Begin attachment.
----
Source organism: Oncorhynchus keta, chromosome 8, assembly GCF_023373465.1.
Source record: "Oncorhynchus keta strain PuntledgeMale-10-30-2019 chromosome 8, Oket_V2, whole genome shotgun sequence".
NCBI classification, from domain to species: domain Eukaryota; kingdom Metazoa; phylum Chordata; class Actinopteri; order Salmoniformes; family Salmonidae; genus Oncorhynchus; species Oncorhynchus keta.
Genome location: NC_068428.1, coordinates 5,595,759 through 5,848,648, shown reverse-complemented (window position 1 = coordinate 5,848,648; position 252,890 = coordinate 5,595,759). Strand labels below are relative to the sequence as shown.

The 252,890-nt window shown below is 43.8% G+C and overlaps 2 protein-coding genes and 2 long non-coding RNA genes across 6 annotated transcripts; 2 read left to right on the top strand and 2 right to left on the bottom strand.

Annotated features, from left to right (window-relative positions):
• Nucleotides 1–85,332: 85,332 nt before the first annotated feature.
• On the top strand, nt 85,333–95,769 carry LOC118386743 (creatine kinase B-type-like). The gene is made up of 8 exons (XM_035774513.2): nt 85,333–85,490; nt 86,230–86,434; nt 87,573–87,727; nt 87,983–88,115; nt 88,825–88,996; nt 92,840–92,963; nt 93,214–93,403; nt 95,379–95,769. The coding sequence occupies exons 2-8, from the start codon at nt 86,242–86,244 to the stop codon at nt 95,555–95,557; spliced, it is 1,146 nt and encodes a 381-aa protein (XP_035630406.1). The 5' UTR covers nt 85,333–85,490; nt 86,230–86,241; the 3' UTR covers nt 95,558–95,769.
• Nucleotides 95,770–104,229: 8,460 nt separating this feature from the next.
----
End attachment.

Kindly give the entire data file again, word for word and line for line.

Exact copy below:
Source organism: Oncorhynchus keta, chromosome 8, assembly GCF_023373465.1.
Source record: "Oncorhynchus keta strain PuntledgeMale-10-30-2019 chromosome 8, Oket_V2, whole genome shotgun sequence".
NCBI classification, from domain to species: domain Eukaryota; kingdom Metazoa; phylum Chordata; class Actinopteri; order Salmoniformes; family Salmonidae; genus Oncorhynchus; species Oncorhynchus keta.
Genome location: NC_068428.1, coordinates 5,595,759 through 5,848,648, shown reverse-complemented (window position 1 = coordinate 5,848,648; position 252,890 = coordinate 5,595,759). Strand labels below are relative to the sequence as shown.

The 252,890-nt window shown below is 43.8% G+C and overlaps 2 protein-coding genes and 2 long non-coding RNA genes across 6 annotated transcripts; 2 read left to right on the top strand and 2 right to left on the bottom strand.

Annotated features, from left to right (window-relative positions):
• Nucleotides 1–85,332: 85,332 nt before the first annotated feature.
• On the top strand, nt 85,333–95,769 carry LOC118386743 (creatine kinase B-type-like). The gene is made up of 8 exons (XM_035774513.2): nt 85,333–85,490; nt 86,230–86,434; nt 87,573–87,727; nt 87,983–88,115; nt 88,825–88,996; nt 92,840–92,963; nt 93,214–93,403; nt 95,379–95,769. The coding sequence occupies exons 2-8, from the start codon at nt 86,242–86,244 to the stop codon at nt 95,555–95,557; spliced, it is 1,146 nt and encodes a 381-aa protein (XP_035630406.1). The 5' UTR covers nt 85,333–85,490; nt 86,230–86,241; the 3' UTR covers nt 95,558–95,769.
• Nucleotides 95,770–104,229: 8,460 nt separating this feature from the next.